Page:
NTSB Identification: SEA95FA214.
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Accident occurred Monday, September 11, 1995 in WINSLOW, WA
Probable Cause Approval Date: 04/29/1997
Aircraft: Agusta A109A II, registration: N1WC
Injuries: 3 Fatal.

NTSB investigators either traveled in support of this investigation or conducted a significant amount of investigative work without any travel, and used data obtained from various sources to prepare this aircraft accident report.

The helicopter pilot took off at night on a positioning flight for an emergency medical service (EMS) operation. There were reports of a low overcast layer varying from 1,000 feet above ground level to the surface. The majority of the witnesses reported that the helicopter was flying low as it traveled over the ground and continued over water toward a nearby island. Subsequently, the helicopter collided with the water and sank. Several of the witnesses reported that the engine sounded normal until the helicopter crashed. Some witnesses reported a 'popping' sound or a 'laboring' sound from the engines; however, after the engines were recovered at a later date, no evidence of a preimpact mechanical failure or malfunction was found. Local residents reported that the water condition at the time of the accident was 'calm' or 'glassy.' Several small pieces of the fuselage and main rotor blades were found floating on the surface of the water. Examination revealed that 3 of the main rotor blades had separated approximately three feet out from the attach points. The fourth blade separated approximately seven feet out from the attach point; however, the blade was bent and cracked chordwise approximately three feet out from the attach point. Using side scan sonar, wreckage was found over a distance of approximately 600 feet. The landing gear was found in the extended position, and the engine power levers were found in the flight position. Also, torsional evidence was found on the tail rotor driveshaft.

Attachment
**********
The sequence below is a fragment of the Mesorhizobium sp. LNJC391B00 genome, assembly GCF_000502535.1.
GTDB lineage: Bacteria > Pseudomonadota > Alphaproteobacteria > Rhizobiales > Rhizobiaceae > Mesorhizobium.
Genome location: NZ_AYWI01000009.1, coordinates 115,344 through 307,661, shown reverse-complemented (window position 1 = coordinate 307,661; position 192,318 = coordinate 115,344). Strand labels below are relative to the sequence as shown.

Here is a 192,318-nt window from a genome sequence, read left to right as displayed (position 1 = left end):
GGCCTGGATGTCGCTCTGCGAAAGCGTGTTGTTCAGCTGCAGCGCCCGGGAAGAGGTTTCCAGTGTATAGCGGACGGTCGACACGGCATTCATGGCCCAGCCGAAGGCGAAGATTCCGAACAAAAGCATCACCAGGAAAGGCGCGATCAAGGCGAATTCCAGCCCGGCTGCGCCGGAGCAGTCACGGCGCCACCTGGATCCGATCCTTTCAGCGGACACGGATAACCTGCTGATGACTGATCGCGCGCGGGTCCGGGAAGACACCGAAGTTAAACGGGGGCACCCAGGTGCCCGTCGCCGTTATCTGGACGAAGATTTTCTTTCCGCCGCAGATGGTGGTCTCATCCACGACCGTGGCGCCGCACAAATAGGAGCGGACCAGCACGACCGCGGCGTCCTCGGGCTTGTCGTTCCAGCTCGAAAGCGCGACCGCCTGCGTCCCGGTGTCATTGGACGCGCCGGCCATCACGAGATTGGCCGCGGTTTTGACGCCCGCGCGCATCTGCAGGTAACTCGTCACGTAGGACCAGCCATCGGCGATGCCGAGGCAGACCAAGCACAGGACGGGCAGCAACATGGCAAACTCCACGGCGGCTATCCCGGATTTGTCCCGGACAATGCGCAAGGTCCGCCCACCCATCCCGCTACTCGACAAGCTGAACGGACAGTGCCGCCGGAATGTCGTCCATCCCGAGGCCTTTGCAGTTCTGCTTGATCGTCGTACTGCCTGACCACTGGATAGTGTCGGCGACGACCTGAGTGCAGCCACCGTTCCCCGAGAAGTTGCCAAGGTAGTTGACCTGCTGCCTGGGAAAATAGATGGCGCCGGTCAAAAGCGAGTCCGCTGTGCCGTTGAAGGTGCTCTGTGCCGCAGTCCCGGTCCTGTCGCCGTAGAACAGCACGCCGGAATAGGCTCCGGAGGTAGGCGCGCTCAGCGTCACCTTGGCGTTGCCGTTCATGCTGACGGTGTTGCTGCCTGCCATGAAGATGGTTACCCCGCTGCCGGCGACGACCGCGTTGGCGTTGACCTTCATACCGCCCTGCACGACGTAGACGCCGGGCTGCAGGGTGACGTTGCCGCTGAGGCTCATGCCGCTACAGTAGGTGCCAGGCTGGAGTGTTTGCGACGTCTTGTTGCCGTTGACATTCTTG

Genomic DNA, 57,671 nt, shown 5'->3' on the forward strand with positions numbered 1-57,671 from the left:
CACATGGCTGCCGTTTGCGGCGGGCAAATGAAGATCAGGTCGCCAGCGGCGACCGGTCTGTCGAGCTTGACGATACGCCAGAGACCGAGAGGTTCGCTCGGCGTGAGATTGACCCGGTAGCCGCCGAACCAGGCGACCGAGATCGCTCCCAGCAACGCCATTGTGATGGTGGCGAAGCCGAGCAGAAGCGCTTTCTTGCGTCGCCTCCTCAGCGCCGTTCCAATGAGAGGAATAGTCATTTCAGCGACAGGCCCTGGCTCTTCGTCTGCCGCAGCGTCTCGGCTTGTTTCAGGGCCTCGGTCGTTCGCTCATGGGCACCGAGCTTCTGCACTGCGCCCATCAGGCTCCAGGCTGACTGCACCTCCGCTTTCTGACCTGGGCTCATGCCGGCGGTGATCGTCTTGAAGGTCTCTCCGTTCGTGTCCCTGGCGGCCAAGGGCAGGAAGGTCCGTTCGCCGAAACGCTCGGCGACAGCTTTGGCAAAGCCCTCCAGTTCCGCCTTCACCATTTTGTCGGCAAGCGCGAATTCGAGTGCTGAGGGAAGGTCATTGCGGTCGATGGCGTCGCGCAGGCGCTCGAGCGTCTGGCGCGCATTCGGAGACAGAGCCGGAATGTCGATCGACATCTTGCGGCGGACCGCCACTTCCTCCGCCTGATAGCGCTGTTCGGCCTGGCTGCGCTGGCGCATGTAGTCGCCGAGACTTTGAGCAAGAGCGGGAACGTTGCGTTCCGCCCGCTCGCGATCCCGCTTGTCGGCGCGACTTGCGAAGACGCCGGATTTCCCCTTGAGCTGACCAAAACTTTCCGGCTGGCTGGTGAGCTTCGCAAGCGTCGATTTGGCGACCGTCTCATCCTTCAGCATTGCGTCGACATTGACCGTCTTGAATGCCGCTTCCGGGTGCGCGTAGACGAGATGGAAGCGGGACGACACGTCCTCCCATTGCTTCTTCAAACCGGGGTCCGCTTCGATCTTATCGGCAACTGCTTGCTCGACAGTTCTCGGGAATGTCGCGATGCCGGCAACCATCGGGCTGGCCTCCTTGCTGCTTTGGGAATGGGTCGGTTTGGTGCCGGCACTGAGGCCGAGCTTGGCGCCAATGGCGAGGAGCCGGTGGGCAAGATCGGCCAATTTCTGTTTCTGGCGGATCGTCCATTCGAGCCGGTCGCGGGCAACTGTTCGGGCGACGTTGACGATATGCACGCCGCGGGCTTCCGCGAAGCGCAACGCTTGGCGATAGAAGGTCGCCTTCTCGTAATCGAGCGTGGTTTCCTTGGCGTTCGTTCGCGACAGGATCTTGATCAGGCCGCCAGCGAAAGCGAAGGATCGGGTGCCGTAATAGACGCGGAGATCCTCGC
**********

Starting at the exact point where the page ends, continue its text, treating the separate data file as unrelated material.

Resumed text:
The National Transportation Safety Board determines the probable cause(s) of this accident to be:

the pilot failed to maintain sufficient altitude/clearance above the surface of water, while flying over calm water conditions at night. Factors relating to the accident were: darkness, low ceiling, fog, glassy (calm) water conditions, and the lack of visual cues for visual perception of altitude.

Full narrative available

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